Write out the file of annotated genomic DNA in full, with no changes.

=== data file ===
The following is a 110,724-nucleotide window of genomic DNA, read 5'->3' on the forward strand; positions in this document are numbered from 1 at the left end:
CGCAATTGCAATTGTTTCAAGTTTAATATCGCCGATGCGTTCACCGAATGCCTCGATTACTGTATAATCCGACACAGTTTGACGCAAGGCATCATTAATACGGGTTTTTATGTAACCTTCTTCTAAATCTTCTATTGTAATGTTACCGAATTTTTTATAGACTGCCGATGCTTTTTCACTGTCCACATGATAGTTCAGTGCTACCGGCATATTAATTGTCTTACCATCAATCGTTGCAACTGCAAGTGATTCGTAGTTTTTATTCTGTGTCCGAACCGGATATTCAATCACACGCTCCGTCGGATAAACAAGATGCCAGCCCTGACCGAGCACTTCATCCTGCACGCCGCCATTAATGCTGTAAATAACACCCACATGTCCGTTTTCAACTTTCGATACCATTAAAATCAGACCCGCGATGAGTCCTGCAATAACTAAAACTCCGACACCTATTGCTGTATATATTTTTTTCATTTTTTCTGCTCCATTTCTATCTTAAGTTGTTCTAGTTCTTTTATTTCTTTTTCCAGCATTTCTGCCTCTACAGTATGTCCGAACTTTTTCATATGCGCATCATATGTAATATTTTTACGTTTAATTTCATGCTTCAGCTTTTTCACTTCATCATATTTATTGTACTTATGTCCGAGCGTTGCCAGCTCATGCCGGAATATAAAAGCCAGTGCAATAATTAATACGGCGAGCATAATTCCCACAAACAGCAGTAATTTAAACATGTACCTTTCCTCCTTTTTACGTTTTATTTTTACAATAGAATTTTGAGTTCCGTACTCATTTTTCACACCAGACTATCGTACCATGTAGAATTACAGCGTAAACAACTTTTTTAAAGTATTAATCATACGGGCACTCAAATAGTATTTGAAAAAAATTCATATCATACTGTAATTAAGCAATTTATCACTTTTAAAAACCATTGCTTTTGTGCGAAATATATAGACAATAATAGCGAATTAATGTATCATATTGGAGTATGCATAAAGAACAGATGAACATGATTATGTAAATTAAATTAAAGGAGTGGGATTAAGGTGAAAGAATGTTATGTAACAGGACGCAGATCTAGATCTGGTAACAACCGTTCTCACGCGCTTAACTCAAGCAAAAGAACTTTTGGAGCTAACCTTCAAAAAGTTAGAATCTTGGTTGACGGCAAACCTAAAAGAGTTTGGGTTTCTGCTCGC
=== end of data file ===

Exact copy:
The following is a 110,724-nucleotide window of genomic DNA, read 5'->3' on the forward strand; positions in this document are numbered from 1 at the left end:
CGCAATTGCAATTGTTTCAAGTTTAATATCGCCGATGCGTTCACCGAATGCCTCGATTACTGTATAATCCGACACAGTTTGACGCAAGGCATCATTAATACGGGTTTTTATGTAACCTTCTTCTAAATCTTCTATTGTAATGTTACCGAATTTTTTATAGACTGCCGATGCTTTTTCACTGTCCACATGATAGTTCAGTGCTACCGGCATATTAATTGTCTTACCATCAATCGTTGCAACTGCAAGTGATTCGTAGTTTTTATTCTGTGTCCGAACCGGATATTCAATCACACGCTCCGTCGGATAAACAAGATGCCAGCCCTGACCGAGCACTTCATCCTGCACGCCGCCATTAATGCTGTAAATAACACCCACATGTCCGTTTTCAACTTTCGATACCATTAAAATCAGACCCGCGATGAGTCCTGCAATAACTAAAACTCCGACACCTATTGCTGTATATATTTTTTTCATTTTTTCTGCTCCATTTCTATCTTAAGTTGTTCTAGTTCTTTTATTTCTTTTTCCAGCATTTCTGCCTCTACAGTATGTCCGAACTTTTTCATATGCGCATCATATGTAATATTTTTACGTTTAATTTCATGCTTCAGCTTTTTCACTTCATCATATTTATTGTACTTATGTCCGAGCGTTGCCAGCTCATGCCGGAATATAAAAGCCAGTGCAATAATTAATACGGCGAGCATAATTCCCACAAACAGCAGTAATTTAAACATGTACCTTTCCTCCTTTTTACGTTTTATTTTTACAATAGAATTTTGAGTTCCGTACTCATTTTTCACACCAGACTATCGTACCATGTAGAATTACAGCGTAAACAACTTTTTTAAAGTATTAATCATACGGGCACTCAAATAGTATTTGAAAAAAATTCATATCATACTGTAATTAAGCAATTTATCACTTTTAAAAACCATTGCTTTTGTGCGAAATATATAGACAATAATAGCGAATTAATGTATCATATTGGAGTATGCATAAAGAACAGATGAACATGATTATGTAAATTAAATTAAAGGAGTGGGATTAAGGTGAAAGAATGTTATGTAACAGGACGCAGATCTAGATCTGGTAACAACCGTTCTCACGCGCTTAACTCAAGCAAAAGAACTTTTGGAGCTAACCTTCAAAAAGTTAGAATCTTGGTTGACGGCAAACCTAAAAGAGTTTGGGTTTCTGCTCGC